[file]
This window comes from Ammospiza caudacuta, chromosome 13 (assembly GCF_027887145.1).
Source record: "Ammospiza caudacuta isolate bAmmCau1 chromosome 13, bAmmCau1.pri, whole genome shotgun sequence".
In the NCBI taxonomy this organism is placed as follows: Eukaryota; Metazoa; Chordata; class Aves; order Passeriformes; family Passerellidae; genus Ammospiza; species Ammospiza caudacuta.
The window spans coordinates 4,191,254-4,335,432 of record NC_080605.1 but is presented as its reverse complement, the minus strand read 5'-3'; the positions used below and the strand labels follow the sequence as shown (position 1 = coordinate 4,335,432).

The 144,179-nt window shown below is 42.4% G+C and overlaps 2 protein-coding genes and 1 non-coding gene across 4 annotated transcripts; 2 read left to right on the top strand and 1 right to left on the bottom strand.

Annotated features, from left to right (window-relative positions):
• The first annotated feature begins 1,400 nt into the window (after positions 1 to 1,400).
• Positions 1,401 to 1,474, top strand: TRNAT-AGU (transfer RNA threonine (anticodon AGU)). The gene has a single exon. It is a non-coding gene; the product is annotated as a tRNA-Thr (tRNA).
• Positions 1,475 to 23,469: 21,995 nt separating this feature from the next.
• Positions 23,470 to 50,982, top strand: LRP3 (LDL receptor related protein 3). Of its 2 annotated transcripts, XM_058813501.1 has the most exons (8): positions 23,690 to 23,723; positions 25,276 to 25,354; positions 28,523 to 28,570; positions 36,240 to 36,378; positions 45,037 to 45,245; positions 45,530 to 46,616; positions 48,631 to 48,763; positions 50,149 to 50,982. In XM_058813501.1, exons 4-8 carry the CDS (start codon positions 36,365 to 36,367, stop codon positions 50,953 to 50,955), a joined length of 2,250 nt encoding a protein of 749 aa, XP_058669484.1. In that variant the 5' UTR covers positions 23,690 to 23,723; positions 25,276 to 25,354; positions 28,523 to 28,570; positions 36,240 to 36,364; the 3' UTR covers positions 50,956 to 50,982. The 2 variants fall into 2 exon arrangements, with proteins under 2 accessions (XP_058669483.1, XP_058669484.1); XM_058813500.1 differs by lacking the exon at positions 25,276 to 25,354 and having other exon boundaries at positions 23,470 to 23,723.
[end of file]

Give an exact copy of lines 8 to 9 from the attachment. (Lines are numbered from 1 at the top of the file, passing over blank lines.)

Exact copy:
• Positions 1,401 to 1,474, top strand: TRNAT-AGU (transfer RNA threonine (anticodon AGU)). The gene has a single exon. It is a non-coding gene; the product is annotated as a tRNA-Thr (tRNA).
• Positions 1,475 to 23,469: 21,995 nt separating this feature from the next.